Less than 13 percent of families with permanent residence in Shanghai have a second child, while nearly a third of families in other provinces have a second child, according to a survey released by the Shanghai Health Commission on Sunday. eve of World Contraception Day.
On Sunday, health experts, sociologists and demographers held an online meeting to discuss reproductive health, fertility protection and population development.
A survey of 19,314 women aged 20 to 49 living in Shanghai’s 16 districts was released at the meeting, indicating that the cost of education, the cost of raising children and the high cost of housing are the three main factors affecting the desire to have children.
The average demand is less than two children according to the survey, while people outside Shanghai have a stronger desire to have more than one child.
The desire is far below government policy, which allows each couple to have three children.
People with larger homes have a greater desire to have children, while families with annual incomes below 100,000 yuan ($14,025) have the lowest desire.
The main reason why people do not want a child or do not want more children is the high cost of childbearing, education and housing.
The cost of raising children is greater than education expenditure. Shanghai children’s spending on education and interest cultivation is higher than that of families in other provinces.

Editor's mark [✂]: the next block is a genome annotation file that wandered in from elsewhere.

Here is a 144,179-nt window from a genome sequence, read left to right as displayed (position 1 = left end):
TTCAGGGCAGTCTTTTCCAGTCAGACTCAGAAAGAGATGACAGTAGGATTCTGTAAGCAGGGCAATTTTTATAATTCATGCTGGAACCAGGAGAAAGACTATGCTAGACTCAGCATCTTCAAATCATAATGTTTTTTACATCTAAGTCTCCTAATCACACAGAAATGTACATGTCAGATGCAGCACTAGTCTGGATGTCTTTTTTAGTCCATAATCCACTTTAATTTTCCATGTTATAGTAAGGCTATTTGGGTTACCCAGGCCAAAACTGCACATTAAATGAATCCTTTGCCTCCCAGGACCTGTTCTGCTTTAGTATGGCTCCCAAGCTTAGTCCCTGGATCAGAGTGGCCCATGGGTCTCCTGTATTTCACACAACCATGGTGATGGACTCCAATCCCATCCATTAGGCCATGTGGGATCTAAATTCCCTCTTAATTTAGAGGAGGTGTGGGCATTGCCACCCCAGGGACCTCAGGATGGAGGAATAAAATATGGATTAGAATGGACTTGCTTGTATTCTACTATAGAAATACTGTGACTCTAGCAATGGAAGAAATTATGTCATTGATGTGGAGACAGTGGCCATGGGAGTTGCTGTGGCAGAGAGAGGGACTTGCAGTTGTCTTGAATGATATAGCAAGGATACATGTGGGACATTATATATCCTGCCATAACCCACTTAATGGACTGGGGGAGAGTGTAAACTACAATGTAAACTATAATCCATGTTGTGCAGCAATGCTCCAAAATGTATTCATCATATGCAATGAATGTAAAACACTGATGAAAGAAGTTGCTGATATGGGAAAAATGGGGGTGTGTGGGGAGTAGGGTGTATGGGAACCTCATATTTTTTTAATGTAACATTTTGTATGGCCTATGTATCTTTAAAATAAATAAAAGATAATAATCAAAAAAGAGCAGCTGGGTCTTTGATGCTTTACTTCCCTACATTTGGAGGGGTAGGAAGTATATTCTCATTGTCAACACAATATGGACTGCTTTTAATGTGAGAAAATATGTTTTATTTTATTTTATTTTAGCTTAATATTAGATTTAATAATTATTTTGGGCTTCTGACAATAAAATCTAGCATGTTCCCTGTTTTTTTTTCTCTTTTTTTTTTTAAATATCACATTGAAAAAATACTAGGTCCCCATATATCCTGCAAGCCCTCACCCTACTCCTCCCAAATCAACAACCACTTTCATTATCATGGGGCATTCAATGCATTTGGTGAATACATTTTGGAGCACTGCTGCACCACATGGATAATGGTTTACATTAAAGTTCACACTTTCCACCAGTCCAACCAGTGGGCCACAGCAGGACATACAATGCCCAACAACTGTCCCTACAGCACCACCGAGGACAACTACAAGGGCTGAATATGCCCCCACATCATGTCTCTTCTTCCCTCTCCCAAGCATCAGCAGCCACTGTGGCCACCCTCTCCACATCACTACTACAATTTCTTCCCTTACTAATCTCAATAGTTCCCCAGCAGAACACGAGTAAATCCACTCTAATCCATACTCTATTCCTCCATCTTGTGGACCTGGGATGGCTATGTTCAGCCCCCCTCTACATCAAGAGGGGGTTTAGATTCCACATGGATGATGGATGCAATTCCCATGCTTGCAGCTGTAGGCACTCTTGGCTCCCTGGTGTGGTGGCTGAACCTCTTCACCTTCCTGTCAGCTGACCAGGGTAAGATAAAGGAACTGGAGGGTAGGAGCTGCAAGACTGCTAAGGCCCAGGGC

Zhou Haiwang of the Shanghai Academy of Social Sciences said the government should introduce more supportive policies and invest more in education and housing to encourage couples to have children.
Employment and childbirth friendly social protection and insurance policies should be introduced to reduce the burden on companies to hire women and protect women’s legal rights.
More facilities such as nurseries should be built to ease families’ burden of caring for children, he said.
Besides the desire to have children, the reduction of fertility was also mentioned during the meeting. Experts have stated that late age at first marriage and abortion among unmarried women are important causes that influence fertility.
Frequent abortions can impact a woman’s fertility. This is one of the causes of the rise in infertility, said reproductive health expert Dr. Cheng Linan.
Experts have also called for sex education for minors and young people to bring fertility protection to younger people.
“A survey of domestic university students in 2020 revealed that many students had a very open attitude towards sex but a lack of appropriate sexual knowledge,” said Yan Hongli of the Center for Reproductive Medicine of the hospital of Shanghai. “Only half of students have received sex education at school. Parents, schools and the government should take responsibility for promoting reproductive knowledge and sex education.”